1. take down


The teacher was talking so fast that I couldn't take down(1) most of what he taught today.

Protesters took down (2) the billboard picture of the fraudulent president.

Facebook took down (2) my video of protest under the pretext of community policy violation.

  1. put off


Our flight to kabul was put off(1) until normalcy was back.

Good news! the exam is put off (1). now we have more time to study.

I need to concentrate, but the sound of TV really puts me off(2).

The sudden big events in our country put us off(2) from following the football games.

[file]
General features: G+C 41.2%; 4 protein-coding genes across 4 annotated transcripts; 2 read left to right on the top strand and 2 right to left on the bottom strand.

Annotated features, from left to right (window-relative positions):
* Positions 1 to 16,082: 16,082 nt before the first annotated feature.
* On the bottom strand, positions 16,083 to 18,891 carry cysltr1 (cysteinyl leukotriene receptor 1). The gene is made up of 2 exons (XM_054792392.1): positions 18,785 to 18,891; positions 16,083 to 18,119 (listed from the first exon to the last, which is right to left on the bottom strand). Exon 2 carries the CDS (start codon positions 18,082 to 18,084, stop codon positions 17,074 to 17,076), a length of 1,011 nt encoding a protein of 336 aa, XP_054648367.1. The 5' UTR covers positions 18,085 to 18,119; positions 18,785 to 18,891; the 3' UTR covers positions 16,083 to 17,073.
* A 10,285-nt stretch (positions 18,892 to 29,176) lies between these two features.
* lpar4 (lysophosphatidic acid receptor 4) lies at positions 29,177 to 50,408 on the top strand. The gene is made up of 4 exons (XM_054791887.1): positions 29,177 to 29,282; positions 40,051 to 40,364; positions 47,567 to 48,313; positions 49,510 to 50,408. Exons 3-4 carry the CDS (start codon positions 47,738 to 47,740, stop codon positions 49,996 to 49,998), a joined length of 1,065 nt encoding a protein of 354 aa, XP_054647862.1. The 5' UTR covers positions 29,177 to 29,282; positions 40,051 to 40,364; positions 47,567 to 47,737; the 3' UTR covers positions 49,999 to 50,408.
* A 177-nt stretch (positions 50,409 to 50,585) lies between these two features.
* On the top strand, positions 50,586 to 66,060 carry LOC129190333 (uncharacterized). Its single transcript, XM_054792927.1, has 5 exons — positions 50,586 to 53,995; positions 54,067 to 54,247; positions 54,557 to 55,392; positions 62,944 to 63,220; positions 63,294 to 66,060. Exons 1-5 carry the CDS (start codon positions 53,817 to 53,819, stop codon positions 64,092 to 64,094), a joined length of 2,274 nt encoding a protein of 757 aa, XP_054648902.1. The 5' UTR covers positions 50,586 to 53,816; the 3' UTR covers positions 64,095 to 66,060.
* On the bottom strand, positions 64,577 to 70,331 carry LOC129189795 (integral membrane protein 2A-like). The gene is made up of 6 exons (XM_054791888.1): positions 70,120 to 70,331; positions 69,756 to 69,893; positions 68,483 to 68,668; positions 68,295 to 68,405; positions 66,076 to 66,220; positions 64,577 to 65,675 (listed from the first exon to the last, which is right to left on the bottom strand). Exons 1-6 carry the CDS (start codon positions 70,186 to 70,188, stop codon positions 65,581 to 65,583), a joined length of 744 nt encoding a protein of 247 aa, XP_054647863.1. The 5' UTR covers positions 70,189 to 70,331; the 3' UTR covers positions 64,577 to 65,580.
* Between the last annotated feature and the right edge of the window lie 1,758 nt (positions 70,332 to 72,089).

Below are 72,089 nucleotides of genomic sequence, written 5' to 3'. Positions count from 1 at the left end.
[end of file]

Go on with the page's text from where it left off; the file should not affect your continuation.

1. come about


What comes about in our community these days are really rare and astonishing.

  1. go along


He might go along (1) to the exhibition today or tomorrow.

It's not so unlikely that all parties go along (2) with the new agreement.

  1. set-about


I have no idea how to set about (1) my new project.

It was so hard to set about (2) the challenges we faced during the recent days due to financial crisis.

  1. turn off


Turn off (1) the lights when you go to bed.

Everyone is really turned off (2) by the sudden change of rules in the country.

  1. give in


Finally the government gave in to the parliament's pressure to stop non-authorized projects.

protesters warned that they won't give in unless their voice is heard and their demands are met.

  1. move out


To make peace, we first need to move out hostilities from our heart.

All foreign forces should move out of Afghanistan when there is peace and security all over the country.